In prison, one of the only freedoms inmates have is to practise their religion — but in some cases, even that's getting harder to do.
There's been an increase in the number of prisoners filing complaints to the Canadian Human Rights Commission about religious accommodation.
Inmates are concerned about the delivery of spiritual services, the accommodation of spiritual practices and the observance of holy days, said Ivan Zinger, Canada's correctional investigator, the country's prison watchdog.
Religious leaders also say there aren't enough chaplains in prisons to meet the spiritual needs of inmates.
Under the Canadian Charter of Rights and Freedoms and the Corrections and Conditional Release Act, prisons are required to meet a prisoner's religious needs.
"Spiritual life is important to every human being," said Zinger.
"In a prison setting, I think it can be also for some offenders a very key part of their rehabilitation. They can certainly gain strength and insight from practising their religion and I think that is all positive."
In 2015-2016, inmates filed 49 complaints to the Canadian Human Rights Commission — up from 39 complaints the year before.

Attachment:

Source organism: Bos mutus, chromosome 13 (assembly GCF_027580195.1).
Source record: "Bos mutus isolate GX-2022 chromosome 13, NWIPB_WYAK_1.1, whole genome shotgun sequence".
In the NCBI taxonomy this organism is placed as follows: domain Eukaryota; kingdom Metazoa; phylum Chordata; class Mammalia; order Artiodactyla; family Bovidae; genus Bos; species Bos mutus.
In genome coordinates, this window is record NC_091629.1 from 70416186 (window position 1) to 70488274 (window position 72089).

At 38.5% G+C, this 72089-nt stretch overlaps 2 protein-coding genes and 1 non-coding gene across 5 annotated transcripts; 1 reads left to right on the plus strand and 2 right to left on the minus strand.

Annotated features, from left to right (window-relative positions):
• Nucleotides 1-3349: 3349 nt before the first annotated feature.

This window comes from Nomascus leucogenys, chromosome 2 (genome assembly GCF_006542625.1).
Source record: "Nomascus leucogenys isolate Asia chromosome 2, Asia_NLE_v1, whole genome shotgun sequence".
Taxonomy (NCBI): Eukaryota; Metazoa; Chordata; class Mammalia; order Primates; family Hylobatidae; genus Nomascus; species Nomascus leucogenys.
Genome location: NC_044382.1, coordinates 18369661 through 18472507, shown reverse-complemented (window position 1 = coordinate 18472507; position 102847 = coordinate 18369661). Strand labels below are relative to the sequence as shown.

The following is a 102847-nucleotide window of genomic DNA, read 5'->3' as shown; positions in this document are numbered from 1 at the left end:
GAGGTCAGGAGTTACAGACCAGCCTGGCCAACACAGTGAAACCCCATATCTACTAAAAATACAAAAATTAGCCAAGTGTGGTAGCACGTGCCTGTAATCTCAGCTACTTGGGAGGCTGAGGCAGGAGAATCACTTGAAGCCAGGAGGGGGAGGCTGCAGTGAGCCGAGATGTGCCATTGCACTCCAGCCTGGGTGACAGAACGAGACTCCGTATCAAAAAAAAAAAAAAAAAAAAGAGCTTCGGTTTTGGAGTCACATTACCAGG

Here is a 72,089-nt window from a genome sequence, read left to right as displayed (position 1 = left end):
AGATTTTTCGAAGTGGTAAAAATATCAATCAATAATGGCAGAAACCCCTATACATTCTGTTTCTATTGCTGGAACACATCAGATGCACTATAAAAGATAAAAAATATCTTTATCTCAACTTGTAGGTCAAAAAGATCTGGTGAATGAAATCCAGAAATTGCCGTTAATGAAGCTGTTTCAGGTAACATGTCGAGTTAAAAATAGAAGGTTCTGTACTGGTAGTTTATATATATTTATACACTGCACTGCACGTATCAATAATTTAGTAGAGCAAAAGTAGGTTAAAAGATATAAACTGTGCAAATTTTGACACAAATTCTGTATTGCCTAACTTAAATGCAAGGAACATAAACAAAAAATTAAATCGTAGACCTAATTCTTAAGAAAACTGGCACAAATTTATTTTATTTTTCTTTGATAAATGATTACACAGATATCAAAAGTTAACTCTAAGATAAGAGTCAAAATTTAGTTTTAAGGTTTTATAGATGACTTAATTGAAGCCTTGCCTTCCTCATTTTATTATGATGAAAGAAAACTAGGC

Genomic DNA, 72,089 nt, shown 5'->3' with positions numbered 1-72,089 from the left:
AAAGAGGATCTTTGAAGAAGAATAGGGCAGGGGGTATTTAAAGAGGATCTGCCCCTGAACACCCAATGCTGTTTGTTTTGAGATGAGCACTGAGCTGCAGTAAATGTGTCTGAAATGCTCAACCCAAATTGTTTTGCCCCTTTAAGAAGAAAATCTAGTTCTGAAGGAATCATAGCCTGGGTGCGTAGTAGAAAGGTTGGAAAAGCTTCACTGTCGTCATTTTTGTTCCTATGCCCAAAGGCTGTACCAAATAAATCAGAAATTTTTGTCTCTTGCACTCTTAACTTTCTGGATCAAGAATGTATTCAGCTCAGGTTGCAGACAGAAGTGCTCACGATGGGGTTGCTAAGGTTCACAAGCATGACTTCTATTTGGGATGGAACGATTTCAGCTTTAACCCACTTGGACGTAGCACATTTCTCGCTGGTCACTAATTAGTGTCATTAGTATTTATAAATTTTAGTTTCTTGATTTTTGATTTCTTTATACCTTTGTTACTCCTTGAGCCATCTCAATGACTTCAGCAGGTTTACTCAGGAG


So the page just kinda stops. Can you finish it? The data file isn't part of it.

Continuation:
Over the last three years, the Office of the Correctional Investigator also received about 40 complaints a year concerning religious accommodation.
Underreporting of problems
The number of complaints across the board seems low to Ihsaan Gardee, the executive director of the National Council of Canadian Muslims.
"Inmates may fear to report these kinds of things out of a fear of reprisals or retaliation. That's certainly a concern of ours.… I think it would probably be fair to say there is an issue of underreporting as well within the prison system."
Gardee said the council has fielded numerous complaints from Muslims in prison who feel they're not able to fully practise their religion. He didn't have an estimate of how many complaints the organization receives each year.
There are many problems inside Canada's correctional service, according to Gardee, including inadequate services for religious minority inmates, a lack of cultural sensitivity training for staff and a complaints process fraught with challenges when it comes to issues of rights violations.
The council is trying to work with Correctional Service Canada to fix those problems.
In an email, the correctional service said more complaints could be coming in partly because of inmates' "fluid and personalized" spirituality. It can be hard for correctional workers to know exactly how to accommodate someone's personalized spiritual beliefs because they aren't always supported by an established faith community.